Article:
Archive for category Recumbent Bicycling
All of the (surviving) battery packs produce 9.0 to 9.2 V, a bit hotter than the pair of fully charged lithium cells the radio expects to see, but the first two radios lasted for six years under that abuse.
This one failed after a few hours. It’s a new radio, but I’m willing to assume I killed the thing and will just eat the cost.
From now on, though, both radios will run from their stock battery packs.
Maybe I’m just a slow learner.
An SJCAM M20 action camera includes the date and time in its file names, but the directory entries appear with the wrong timestamp:
sudo mount -o uid=ed /dev/sdc1 /mnt/part ll -tr /mnt/part/DCIM/Photo/ | head total 4.8G drwxr-xr-x 4 ed root 16K Apr 8 2016 ../ drwxr-xr-x 2 ed root 144K Jan 25 18:52 ./ -rwxr-xr-x 1 ed root 3.8M Jan 26 05:08 2018_0126_100825_001.JPG* -rwxr-xr-x 1 ed root 3.8M Jan 26 05:08 2018_0126_100830_002.JPG*
I’m in the Eastern US time zone, -5 hr from UTC.
By definition, FAT directory entries contain the “local time” when the file was created / changed. Because it cannot know which “local time” applies, the Linux VFAT filesystem treats the timestamp as UTC and adjusts it by -5 hr.
So the camera writes the directory timestamps properly. When mounted, Linux correctly (for a reasonable definition of correctly) regards them as UTC, knocks off five hours to match this time zone, and displays the result.
Alas, disabling the VFAT timestamp conversion has no effect:
sudo mount -o uid=ed,tz=UTC /dev/sdc1 /mnt/part ll -tr /mnt/part/DCIM/Photo/ | head total 4.8G drwxr-xr-x 4 ed root 16K Apr 8 2016 ../ drwxr-xr-x 2 ed root 144K Jan 25 18:52 ./ -rwxr-xr-x 1 ed root 3.8M Jan 26 05:08 2018_0126_100825_001.JPG* -rwxr-xr-x 1 ed root 3.8M Jan 26 05:08 2018_0126_100830_002.JPG*
I’m not sure why that doesn’t do anything; it doesn’t generate any error messages.
Although it seems like a reasonable thing, one cannot force a specific time zone with, say,
tz=UTC8 or whatever.
You can specify an offset in minutes:
sudo mount -o uid=ed,time_offset=$((-5*60)) /dev/sdc1 /mnt/part ll -tr /mnt/part/DCIM/Photo/ | head total 4.8G drwxr-xr-x 4 ed root 16K Apr 8 2016 ../ drwxr-xr-x 2 ed root 144K Jan 25 23:52 ./ -rwxr-xr-x 1 ed root 3.8M Jan 26 10:08 2018_0126_100825_001.JPG* -rwxr-xr-x 1 ed root 3.8M Jan 26 10:08 2018_0126_100830_002.JPG*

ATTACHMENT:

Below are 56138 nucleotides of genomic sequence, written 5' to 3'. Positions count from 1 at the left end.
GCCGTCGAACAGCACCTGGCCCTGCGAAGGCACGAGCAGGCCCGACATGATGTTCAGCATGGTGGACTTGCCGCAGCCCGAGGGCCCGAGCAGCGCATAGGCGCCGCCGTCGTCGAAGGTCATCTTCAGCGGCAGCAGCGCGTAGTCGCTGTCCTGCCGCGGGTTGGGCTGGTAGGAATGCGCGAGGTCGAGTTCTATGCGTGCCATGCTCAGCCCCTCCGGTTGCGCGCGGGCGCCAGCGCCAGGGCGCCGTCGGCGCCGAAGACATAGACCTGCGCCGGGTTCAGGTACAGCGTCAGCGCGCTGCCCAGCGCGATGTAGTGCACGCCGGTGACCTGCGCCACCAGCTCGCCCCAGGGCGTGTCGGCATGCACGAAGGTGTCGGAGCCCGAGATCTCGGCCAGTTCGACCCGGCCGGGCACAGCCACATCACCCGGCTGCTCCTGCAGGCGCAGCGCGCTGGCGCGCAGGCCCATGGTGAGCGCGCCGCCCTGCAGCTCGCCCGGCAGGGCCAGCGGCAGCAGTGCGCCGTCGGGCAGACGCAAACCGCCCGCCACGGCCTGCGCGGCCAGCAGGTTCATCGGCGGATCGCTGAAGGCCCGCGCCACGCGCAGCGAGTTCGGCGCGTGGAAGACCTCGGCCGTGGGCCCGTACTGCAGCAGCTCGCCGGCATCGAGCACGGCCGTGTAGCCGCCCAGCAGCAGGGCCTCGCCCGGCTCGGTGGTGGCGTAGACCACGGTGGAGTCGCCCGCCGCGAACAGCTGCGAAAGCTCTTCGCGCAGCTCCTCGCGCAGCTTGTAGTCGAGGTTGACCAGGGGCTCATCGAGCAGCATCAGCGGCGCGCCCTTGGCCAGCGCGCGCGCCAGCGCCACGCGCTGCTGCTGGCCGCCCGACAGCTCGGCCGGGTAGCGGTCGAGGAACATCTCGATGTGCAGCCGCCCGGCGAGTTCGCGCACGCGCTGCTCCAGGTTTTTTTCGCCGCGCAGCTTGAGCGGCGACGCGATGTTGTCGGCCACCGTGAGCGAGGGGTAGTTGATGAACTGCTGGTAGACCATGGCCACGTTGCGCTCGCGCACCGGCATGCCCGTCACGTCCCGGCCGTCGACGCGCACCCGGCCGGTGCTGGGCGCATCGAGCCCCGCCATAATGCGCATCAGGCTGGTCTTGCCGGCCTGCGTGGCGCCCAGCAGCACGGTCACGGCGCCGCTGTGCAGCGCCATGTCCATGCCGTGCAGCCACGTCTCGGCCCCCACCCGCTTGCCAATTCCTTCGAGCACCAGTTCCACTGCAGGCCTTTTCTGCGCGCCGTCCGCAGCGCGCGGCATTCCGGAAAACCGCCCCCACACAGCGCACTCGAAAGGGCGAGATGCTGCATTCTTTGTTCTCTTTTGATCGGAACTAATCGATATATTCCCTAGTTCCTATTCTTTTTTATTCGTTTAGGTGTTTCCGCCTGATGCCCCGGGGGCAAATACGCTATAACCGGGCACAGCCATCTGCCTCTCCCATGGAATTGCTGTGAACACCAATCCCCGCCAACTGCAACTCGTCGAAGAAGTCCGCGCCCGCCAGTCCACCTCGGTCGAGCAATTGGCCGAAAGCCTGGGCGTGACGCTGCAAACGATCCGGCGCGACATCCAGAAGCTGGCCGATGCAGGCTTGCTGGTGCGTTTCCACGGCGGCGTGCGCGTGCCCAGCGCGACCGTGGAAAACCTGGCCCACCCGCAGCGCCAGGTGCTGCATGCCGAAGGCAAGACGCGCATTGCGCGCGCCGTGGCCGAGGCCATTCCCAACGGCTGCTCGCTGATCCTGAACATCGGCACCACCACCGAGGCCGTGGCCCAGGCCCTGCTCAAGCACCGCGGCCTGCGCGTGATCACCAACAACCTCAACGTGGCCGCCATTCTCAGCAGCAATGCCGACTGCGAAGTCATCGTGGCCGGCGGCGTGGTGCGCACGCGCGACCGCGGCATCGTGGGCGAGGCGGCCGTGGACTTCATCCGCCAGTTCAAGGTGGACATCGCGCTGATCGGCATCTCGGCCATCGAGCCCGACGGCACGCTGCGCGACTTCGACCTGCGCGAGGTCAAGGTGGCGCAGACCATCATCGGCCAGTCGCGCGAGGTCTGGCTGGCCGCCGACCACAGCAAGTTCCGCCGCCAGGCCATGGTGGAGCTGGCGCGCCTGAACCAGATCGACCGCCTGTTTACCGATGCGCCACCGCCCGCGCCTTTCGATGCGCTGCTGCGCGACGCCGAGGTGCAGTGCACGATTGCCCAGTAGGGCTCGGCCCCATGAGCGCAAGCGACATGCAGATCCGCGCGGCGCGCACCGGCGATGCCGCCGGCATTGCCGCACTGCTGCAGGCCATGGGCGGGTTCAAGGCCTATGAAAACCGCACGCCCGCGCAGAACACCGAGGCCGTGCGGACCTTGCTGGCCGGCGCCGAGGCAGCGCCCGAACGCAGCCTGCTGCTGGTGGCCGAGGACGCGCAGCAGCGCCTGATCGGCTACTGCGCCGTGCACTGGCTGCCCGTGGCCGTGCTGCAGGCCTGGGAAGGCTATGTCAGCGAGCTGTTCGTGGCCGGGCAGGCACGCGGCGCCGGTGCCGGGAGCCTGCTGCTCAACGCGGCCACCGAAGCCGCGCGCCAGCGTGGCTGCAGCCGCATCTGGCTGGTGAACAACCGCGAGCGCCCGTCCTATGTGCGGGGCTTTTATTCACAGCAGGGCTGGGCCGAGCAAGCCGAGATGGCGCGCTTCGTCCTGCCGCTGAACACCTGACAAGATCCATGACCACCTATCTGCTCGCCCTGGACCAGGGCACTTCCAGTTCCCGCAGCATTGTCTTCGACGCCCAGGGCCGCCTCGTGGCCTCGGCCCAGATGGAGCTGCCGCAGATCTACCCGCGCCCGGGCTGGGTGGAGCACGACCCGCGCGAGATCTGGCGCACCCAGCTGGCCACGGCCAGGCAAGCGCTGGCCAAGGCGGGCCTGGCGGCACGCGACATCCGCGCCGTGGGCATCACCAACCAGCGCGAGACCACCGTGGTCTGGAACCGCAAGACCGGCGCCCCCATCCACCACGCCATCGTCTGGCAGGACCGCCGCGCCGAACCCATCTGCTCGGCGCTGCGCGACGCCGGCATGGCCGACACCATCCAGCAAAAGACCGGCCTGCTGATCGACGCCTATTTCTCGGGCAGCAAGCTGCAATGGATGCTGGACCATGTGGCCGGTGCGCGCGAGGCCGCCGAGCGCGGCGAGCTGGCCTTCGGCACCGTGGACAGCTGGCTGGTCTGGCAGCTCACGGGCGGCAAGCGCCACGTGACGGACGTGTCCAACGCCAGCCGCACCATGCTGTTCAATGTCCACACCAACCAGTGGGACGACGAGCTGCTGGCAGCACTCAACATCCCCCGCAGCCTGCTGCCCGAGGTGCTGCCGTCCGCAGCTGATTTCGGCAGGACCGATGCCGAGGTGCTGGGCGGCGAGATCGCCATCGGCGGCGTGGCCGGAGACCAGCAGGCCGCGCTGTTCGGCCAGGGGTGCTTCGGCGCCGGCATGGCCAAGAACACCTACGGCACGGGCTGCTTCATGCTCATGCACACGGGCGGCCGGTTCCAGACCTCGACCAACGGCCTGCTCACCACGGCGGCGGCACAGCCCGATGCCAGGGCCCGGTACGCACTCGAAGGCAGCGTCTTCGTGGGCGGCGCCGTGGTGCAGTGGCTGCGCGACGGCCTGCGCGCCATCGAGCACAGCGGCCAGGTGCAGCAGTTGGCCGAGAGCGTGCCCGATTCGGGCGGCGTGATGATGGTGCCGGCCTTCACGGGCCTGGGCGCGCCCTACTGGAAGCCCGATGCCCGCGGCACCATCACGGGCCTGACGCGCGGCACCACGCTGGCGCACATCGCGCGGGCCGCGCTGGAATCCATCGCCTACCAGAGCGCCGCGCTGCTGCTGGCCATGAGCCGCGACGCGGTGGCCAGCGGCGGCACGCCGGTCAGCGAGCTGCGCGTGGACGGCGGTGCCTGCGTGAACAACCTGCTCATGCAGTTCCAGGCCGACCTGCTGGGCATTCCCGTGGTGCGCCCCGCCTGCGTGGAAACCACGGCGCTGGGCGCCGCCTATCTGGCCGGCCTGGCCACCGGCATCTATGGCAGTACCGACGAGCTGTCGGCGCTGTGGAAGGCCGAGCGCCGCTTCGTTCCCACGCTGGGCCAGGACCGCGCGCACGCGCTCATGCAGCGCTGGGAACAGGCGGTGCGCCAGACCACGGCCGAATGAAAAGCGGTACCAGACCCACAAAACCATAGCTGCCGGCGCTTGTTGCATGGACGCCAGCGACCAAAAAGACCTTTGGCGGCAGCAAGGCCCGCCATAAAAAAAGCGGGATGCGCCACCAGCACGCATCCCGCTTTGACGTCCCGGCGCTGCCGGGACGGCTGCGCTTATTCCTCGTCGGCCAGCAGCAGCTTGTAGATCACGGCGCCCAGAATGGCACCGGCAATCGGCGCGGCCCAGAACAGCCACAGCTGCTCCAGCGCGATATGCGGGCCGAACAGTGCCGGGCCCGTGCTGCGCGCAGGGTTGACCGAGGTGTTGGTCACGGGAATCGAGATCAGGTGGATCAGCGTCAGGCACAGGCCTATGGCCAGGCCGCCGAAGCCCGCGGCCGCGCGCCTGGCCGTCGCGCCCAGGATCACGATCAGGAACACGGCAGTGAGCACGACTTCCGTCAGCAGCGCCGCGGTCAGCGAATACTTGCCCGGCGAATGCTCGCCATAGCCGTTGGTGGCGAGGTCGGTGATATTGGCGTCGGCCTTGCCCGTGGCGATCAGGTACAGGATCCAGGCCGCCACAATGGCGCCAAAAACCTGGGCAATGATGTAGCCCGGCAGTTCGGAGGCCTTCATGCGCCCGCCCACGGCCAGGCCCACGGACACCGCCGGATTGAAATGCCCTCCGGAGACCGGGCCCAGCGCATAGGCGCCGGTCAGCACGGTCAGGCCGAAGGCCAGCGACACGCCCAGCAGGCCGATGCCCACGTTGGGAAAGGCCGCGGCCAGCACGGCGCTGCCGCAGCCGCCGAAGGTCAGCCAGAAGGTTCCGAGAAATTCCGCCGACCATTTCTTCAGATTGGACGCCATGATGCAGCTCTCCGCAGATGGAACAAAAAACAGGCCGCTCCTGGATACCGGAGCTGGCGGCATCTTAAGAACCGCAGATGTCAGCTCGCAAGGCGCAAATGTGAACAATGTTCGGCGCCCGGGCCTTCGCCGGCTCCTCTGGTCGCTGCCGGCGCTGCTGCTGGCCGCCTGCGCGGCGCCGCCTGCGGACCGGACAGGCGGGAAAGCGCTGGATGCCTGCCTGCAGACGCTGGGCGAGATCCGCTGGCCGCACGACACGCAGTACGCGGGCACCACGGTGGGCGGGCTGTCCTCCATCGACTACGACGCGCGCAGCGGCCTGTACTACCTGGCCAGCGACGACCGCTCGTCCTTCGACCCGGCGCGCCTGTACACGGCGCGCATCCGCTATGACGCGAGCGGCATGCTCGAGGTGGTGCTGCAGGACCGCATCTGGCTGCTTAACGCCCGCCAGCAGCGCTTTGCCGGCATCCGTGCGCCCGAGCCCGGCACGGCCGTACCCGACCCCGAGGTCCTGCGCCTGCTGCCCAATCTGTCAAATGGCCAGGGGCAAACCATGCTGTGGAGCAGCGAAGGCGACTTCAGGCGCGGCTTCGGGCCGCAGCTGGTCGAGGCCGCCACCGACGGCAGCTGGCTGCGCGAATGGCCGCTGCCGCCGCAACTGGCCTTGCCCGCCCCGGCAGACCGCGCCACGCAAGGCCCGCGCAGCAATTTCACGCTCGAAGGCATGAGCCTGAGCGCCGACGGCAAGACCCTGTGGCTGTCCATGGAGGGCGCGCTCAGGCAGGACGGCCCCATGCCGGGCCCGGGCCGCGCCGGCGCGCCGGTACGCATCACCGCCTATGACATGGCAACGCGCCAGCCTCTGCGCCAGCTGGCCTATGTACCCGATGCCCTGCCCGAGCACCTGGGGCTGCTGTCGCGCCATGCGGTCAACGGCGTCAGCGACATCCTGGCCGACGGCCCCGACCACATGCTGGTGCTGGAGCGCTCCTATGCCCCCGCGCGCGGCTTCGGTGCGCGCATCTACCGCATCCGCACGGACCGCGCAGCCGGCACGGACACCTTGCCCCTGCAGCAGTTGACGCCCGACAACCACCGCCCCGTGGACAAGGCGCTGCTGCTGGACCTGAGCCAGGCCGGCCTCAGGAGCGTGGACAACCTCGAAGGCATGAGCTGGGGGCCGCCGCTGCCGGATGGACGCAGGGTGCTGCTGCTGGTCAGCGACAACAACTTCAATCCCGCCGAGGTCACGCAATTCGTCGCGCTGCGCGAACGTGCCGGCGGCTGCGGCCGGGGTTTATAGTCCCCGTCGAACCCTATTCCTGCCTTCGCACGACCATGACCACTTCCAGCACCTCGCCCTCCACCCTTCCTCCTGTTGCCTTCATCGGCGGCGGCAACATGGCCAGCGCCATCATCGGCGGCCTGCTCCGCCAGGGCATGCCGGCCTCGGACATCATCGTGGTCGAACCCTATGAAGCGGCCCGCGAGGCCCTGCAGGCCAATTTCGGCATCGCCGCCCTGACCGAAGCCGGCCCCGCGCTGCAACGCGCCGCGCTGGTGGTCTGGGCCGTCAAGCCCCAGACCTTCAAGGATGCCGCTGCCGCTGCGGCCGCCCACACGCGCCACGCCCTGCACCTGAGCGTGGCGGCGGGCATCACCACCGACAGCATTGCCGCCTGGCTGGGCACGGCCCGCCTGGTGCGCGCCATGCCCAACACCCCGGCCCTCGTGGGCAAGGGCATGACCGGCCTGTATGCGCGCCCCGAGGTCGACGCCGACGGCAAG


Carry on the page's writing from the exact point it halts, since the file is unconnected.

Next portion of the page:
time_offset value is subtracted from the directory timestamp, which means you’re feeding in the actual time offset from UTC, including whatever Daylight Saving Time offset may be in order.
So Linux takes the FAT timestamp, adds (subtracts a negative) 5 hr, and displays the result as my (now correct) local time.
I suppose I could set the camera to UTC, but then the camera’s on-screen and in-video timestamps would be off by four or five hours, depending on the season. So it goes.
Once is happenstance, twice is coincidence:
Three times is enemy action, but we’re not there yet. I was willing to believe something I’d done had killed both of the radios, even though it seemed unlikely for them to last five years and fail almost simultaneously.
So I dismantled this one to see what’s inside. Pull off both knobs, remove the two screws at the bottom of the battery compartment, pry gently with a small screwdriver, and the whole PCB pulls out:
A bit more prying separates the big pieces:
Looking closely at the main PCB showed some problems I definitely didn’t cause:
Although it’s been riding around on my bike, the white blotches on the PCB came from inadequate flux removal after hand soldering.
A collection of images taken through the microscope reveals the problems:
I swabbed off the crud with denatured alcohol to no avail. The bottom side of the PCB has even more components and, I’m sure, even more crud, but I didn’t bother removing all the screws required to expose it, nor did I dismantle the other failed HT.
I doubt Wouxun’s QC improved over the last few years, which means the two replacement KG-UV3D radios I just bought are already on their last legs, despite my paying top dollar to the same reputable source that sold me the first pair.
We’ll be ready for new radios on new bikes by the time these fail.
A high energy collision / accident / mishap in front of Adams Fairacre Farms (a.k.a., the grocery store) demolished 20 feet of their dry laid stone wall along Rt 44, flattened several bushes, gouged trenches in the grass, and scattered plastic debris into the parking lot. The remains of a headlight eyebrow running light emerged from a snow pile:
From the back:
Contrary to what I expected, it has one white LED at each end of the chromed reflecting channel, topped with a shaped plastic lens collecting the light:
The LED PCBs are in series, which produced a backwards wire color code on one end:
The other end looked more reasonable:
The white SMD LEDs draw 300+ mA at 3.6 V, so they’re obviously depending on external current limiting provided by the regulator PCB, sporting a TLE4242 linear current regulator and a handful of passives:
AFAICT, they didn’t use the chip’s PWM control input or its LED failure status output.
Extracting the various PCBs from the wreckage and reconnecting the wires produced a satisfactory result:
The regulator limits the LED current to 120 mA at any input from a bit over 7 V to well past 12 V, with each LED dropping 3.0 V.